Lk 10.25-37                    Deut 30.10-14                    Col 11.15-20

And now it’s time for the old classic, which only Luke narrates, although it is right at the heart of Jesus’ fundamental teaching about the law of love in practice, well beyond the law, with its long list of rubrics, rules and regulations, which so concerned the Temple police, as we might call them.  They couldn’t see the wood for the trees, as Jesus puts them straight, and points to the answer of the first question, as to “Who is my neighbour?”

To their chagrin, no doubt, Jesus steps right over the issue of ritual cleanliness and purity, to highlight the human need of the victim here.  In fact, it could well be argued that the priest and the Levite, who knew all the details and restrictions of the law, were using it as an excuse not to get their hands dirty, by reaching down to the person in serious trouble and need of assistance.  Also, there was mutual hostility between the two groups of Jews and Samaritans, who just wouldn’t associate with each other, perish the thought!

Silvester O’Flynn OFMCap says of the lawyer here: “(He) was invited by Jesus to leave the safe, controlled world of casuistry, and discover the realm of love, where exciting possibilities live side by side with demands, risks and vulnerability.”

Now, we need to know a bit about the Samaritans.  Doctor Google tells me that they were a mixed bag of all kinds of people, including Israelites who missed the exile in Babylonian captivity when the Northern Kingdom was destroyed in 722BC, and others imported by the Assyrians.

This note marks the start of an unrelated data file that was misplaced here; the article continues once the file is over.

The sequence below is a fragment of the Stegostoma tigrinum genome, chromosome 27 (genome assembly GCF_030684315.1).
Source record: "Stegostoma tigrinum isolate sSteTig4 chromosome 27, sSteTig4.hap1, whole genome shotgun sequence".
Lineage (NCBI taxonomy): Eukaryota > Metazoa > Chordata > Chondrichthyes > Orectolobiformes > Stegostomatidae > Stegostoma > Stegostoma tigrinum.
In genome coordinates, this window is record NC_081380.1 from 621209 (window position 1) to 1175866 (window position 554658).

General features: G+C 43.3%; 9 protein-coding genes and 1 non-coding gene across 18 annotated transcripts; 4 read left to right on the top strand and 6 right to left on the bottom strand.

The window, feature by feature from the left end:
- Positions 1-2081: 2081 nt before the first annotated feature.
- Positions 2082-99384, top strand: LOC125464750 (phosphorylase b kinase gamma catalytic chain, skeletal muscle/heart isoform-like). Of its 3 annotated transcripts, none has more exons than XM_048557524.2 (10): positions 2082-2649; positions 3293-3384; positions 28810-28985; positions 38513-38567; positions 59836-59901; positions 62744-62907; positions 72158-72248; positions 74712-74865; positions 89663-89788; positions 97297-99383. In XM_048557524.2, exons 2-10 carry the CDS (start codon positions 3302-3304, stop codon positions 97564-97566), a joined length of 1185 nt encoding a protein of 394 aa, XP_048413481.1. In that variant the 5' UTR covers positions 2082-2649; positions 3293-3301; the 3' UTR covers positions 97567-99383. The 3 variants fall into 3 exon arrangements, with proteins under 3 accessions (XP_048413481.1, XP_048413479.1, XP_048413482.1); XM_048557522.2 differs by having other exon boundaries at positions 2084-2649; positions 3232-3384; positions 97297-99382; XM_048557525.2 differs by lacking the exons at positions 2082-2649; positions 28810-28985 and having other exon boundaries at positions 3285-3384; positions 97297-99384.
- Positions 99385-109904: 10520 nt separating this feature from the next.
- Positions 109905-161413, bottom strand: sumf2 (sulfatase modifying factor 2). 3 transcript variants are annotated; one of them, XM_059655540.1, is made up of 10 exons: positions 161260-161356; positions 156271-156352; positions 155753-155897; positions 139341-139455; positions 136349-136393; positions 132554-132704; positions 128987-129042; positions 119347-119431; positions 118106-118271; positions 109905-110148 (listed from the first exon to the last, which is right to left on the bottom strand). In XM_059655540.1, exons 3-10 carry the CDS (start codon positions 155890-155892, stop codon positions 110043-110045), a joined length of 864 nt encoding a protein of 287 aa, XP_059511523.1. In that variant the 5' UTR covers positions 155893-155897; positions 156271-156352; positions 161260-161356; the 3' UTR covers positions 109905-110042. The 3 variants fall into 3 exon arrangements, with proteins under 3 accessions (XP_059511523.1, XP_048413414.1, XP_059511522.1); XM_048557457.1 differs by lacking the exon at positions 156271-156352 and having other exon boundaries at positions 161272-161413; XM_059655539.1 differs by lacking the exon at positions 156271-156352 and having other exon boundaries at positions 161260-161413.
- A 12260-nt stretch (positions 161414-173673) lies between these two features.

Yet, we see in the Gospels, Jesus countering the current thought by breaking down the barriers of misunderstanding and hatred, by not just telling stories like this one about the Good Samaritan, but also going out of his way to encounter in real life, Samaritans, along the way of his journey to Jerusalem, in Luke’s Gospel in particular.

There is the Samaritan woman at the well in John’s Gospel, then the ten lepers later in Luke, where only the 10% comes back to say thanks, the one expressing gratitude being a Samaritan.  We take the stories for granted, but perhaps without realizing the significance of Jesus highlighting the goodness and thoughtfulness of the detested outsider.  To traditional Jewish ears, and not just the higher ups of scribes, Pharisees, Levites and priests, this was abhorrent and a real shock to see. To them, “Good Samaritan” , which we take for granted, was an oxymoron!  Samaritans were even seen in a more negative light than pagans or non-believers, because they had the opportunity of conforming to Jewish law, but chose otherwise, to stick with their own evolving traditions, with faith in the one God of the Covenant.  So there was considerable common ground in fact, but, as usual, given human nature, emphasis given to the differences!